Where Is Hope Hiding?

Painful Circumstances

My younger brother became gravely ill less than a year after the birth of his son (who had entered the world three months early).  It was an emotional time for all…first pulling for the little one and then pulling for his daddy.

Without going into details of my brother’s illness, he fought for his health and for his life over the next five years.  He had numerous transfusions, sat on a transplant list, and had complications with multiple organs.  His body seemed to be crumbling a bit at a time.  Each time I saw him, he was thinner, becoming skeletal.  Eventually, his appearance reminded me of the haunting images of Auschwitz’s prisoners.  Eyes sunken in, arms gangly.  Remaining properly nourished was a challenge when he couldn’t keep much down.  In August 2016, I traveled to Colorado to visit him in the hospital.  I didn’t realize these few days would be the last days of conversations between us. During that week, I spent every night in his hospital room.  We talked and talked and talked: about life, about memories, about hopes for the future, about marriage, children, and family.

His final month of life; still has an appetite!

Surgery was scheduled for that week.  Not only would this procedure improve current complications, it would also bump him up on the transplant list.  Before rolling away for surgery, I leaned over and kissed his forehead.  He gave me his quirky smile that said, “You’re my weird sister,” and I chuckled.  However, I became startled when my lips met his forehead.  He had no fat on his bones, I knew, but I wasn’t expecting the feeling that I was kissing his skull.  His skin was so dry and so thin and stretched tightly across his forehead.

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Mental Health & Marriage: Handle With Care

Marriage and mental health struggles don’t exactly go hand-in-hand.  

I haven’t always been sure my husband and I could overcome our challenges.  He didn’t set out to look for a wife who fights daily battles within her own mind.  Unfortunately, life has brought us here.  For better or for worse, right?  We went into this marriage believing that divorce is not an option; however, occasions emerged that cracked open that door.  We each have our own mental hardships; yet, with care and effort, we have held on.  Our first date was summer of 1994 at the Kimbell Art Museum, and today we celebrate our nineteenth year of marriage.  Yes, not the round 20, but each year deserves celebration!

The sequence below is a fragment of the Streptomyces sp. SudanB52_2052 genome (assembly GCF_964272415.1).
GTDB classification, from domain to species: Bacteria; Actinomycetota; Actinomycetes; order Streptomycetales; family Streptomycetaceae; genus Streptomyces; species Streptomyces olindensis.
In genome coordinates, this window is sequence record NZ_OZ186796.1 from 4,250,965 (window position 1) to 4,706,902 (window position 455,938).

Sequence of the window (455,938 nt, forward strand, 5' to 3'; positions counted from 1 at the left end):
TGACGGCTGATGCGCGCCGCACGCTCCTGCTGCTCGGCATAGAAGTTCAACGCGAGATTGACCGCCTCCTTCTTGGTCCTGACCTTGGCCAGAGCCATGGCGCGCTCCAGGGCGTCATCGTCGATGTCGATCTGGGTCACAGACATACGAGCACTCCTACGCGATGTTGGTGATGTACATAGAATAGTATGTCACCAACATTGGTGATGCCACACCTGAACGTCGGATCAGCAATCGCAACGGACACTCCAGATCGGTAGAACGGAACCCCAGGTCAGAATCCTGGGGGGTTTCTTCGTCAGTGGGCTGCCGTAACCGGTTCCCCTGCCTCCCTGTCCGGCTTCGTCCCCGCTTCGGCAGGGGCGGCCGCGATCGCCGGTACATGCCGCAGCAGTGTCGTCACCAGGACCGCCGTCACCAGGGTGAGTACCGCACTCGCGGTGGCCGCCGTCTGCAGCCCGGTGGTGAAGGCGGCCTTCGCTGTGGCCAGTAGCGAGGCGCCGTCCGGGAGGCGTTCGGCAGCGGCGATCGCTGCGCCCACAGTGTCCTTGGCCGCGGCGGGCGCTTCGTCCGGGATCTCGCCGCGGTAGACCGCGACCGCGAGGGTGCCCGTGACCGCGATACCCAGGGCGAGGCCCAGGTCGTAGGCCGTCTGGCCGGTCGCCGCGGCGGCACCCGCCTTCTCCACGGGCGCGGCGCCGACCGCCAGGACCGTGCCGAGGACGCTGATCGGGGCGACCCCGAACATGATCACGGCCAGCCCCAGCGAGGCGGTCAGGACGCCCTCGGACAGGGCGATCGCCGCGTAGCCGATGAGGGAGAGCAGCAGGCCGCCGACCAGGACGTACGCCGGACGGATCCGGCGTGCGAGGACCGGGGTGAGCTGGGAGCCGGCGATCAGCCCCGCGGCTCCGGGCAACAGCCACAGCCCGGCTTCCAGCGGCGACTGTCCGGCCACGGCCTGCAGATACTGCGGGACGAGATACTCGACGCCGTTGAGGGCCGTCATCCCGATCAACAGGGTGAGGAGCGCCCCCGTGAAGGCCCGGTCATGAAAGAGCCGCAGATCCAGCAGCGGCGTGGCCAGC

Every year of marriage deserves a celebration, yet so does every day?! Click To Tweet

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Do Not Keep Silent

It has begun.

The pushback from family and friends who do not appreciate that I’ve chosen to write about mental health. That is why I will continue. People battling through each day need to know they are not alone, that others do understand and will listen without immediately trying to “fix” them. Healing is a multifarious process and is gradual. The average time bipolar 2 can go undiagnosed is six years. For me, it was ten. Following diagnosis, the process of pursuing the best path for healing begins.

The road to healing is different for everyone. Trial and error occurs with medication; treatment that works for one, may not work for another. Therapy and other lifestyle changes are slow. I can only share my personal experiences and observations. I can only share someone else’s story if we’ve come to an understanding. Don’t be so quick to silence someone because you disagree with his/her viewpoint. Don’t discredit feelings. Feelings just..are, they are not right or wrong.

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